Next up were the sprites, and finally I could put my stage catalogues to rest – stats, artwork, movepools, and sprites were all done. No more indexing, hurrah! And five excellent sprites, each of which I would have been more than happy with. Unfortunately, the one I would have been least happy with turned out to win in an absolute landslide, which was irritating but not sufficient to break the flow of joy that carried me through to Dex Entry Submissions. Oh boy… these. It strikes me now that quite a few people didn't quite get that I think that this stage is a pointless waste of space and the only good thing about it is the window to make fun of the Pokemon and the "serious business" aspect of flavour, and as I said before, ideally I'd want a strong artwork, pretentious name, and very silly dex entry as reflecting the way I guided Aurumoth. And of course, people got very protective over it. Very, very protective, in fact. Now, I didn't want to instigate any kind of drama over something that I didn't actually care about anyway, so I left you all to have your flapdoodle. No hard feelings? Of course not… no hard feelings at all…
And that's the end of CAP 4, Aurumoth, my first and only attempt at getting the famously fickle CAP community to gather round and listen to my vision. I have to say, it's not going to be nearly as fun participating from now on, now that nobody will be forced to accept every word I say and I can't do whatever I want, but if I had to pick any CAP I could have presided over, it would have to be this one. It's been amazing to do, though a significant drain on my time and resources, so I'm not entirely sorry to say goodbye. But almost everything went right in this CAP, and I put enough effort into every single bit of it that I think I can safely say I did myself justice. Of course, that's up to you lot and history to judge, not me. Now, there's a lot I would like to say here, but really, I don't have the time to do it or the memory to remember it all, so I'll just end here by saying it's been fantastic to work with you all, and I'd like to thank you all for putting your trust in me to do a good job with this. I hope I've lived up to your expectations. Lastly, I hope that at the very least, the way I've handled this project will be of service to those who come after as both an example for what to do and as a warning for what not to do.
Cheers CAP, it's been fun. Here's to Aurumoth, the greatest Bug-type of them all!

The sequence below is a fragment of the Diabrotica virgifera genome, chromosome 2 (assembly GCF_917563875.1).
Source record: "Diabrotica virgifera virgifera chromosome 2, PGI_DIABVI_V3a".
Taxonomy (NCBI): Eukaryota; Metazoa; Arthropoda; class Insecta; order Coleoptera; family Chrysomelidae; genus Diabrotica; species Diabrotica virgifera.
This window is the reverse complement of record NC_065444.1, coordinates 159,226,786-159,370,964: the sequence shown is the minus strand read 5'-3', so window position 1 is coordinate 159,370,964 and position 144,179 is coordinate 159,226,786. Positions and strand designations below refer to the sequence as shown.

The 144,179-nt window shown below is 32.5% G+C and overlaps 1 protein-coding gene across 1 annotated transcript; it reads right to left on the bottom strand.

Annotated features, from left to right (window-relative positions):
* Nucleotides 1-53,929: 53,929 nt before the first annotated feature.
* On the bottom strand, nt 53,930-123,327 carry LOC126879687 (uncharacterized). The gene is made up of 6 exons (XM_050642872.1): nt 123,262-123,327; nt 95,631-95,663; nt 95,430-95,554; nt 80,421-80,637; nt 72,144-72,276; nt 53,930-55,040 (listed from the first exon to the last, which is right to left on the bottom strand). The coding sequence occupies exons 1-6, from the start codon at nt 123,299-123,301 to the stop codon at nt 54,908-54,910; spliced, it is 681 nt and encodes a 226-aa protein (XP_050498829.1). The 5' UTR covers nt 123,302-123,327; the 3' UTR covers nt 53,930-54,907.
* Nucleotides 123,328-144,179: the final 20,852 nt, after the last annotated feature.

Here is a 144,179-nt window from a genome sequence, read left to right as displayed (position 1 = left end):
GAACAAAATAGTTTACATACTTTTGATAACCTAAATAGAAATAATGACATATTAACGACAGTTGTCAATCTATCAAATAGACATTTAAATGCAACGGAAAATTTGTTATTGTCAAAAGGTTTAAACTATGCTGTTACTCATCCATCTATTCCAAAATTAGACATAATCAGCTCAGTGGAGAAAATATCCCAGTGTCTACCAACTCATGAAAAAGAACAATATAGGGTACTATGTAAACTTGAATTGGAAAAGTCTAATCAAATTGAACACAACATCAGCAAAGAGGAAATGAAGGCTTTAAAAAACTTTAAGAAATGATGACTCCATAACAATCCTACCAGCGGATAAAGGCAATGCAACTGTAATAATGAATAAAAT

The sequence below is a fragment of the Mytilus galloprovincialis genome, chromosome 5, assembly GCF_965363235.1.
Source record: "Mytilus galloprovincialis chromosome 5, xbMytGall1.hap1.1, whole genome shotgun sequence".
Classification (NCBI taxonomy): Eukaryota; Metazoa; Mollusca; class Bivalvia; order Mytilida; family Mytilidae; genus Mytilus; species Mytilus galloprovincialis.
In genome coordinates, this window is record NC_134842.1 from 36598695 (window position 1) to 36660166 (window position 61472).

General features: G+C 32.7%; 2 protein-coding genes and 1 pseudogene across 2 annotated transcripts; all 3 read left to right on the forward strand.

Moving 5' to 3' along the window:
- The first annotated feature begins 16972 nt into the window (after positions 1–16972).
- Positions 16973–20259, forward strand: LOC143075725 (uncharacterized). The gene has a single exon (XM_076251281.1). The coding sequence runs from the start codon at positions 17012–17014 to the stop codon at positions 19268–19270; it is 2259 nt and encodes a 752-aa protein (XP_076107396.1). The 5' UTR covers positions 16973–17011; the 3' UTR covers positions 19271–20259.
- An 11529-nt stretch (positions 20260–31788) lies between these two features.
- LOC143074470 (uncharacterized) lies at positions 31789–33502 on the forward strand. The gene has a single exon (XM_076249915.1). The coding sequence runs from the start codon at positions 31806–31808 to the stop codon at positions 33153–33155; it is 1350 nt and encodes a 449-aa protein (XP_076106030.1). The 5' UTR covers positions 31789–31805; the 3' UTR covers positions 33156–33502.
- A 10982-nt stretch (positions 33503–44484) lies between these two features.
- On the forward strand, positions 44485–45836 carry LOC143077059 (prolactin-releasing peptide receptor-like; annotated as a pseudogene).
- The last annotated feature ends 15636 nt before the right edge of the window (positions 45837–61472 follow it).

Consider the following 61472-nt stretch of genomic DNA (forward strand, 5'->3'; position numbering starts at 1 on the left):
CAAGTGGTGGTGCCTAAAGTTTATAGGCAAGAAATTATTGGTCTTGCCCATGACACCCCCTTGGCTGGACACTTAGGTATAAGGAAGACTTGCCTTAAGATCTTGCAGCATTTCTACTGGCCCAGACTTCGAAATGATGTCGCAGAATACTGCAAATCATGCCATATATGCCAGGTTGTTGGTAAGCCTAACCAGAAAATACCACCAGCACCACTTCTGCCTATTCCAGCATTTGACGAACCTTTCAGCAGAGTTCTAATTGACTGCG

And now, a little bit of a note to end on. Usually in xk threads, we see a few shoutouts, maybe an amusing image or two, or a youtube video or something. Well, for those of you who know me, that's not exactly my style. I remember, or know, or respect pretty much everyone here I've shared a word with, but I couldn't for the life of me pick words to express it because those words just don't exist. I'm glad to be a part of a community, and to discover through this experience that I am apparently liked and respected within it as well – something I've never really considered or thought possible before. It is indeed very gratifying – I have always considered myself new to CAP. In fact, right up until Aurumoth, that was really the way I felt about my position here. I suppose in reality, we'll all always be newcomers to every CAP – I'd like to think that, anyway. Probably not the case in actuality, says my cynical side. But yes, never forget the enjoyment, the discovering of new things, the capacity to every so often not take things quite so seriously. I myself have been guilty of this, and yes, my personal mantra has always been "take everything seriously but yourself". But really, there's so much out there that really isn't worth getting worked up over. We didn't see any fires this CAP, but we might have seen sparks. I think I was generally sufficiently non-confrontational to avoid such a thing, but we all know what happens when stuff balloons up. My very first CAP was CAP 5, and by coincidence, I leave my one shot at being Topic Leader, again to enter into CAP 5, but in a different generation. So many coincidences… but seriously, for the sake of the community and all the new posters who might be watching: think before you press that "post reply" button. Please.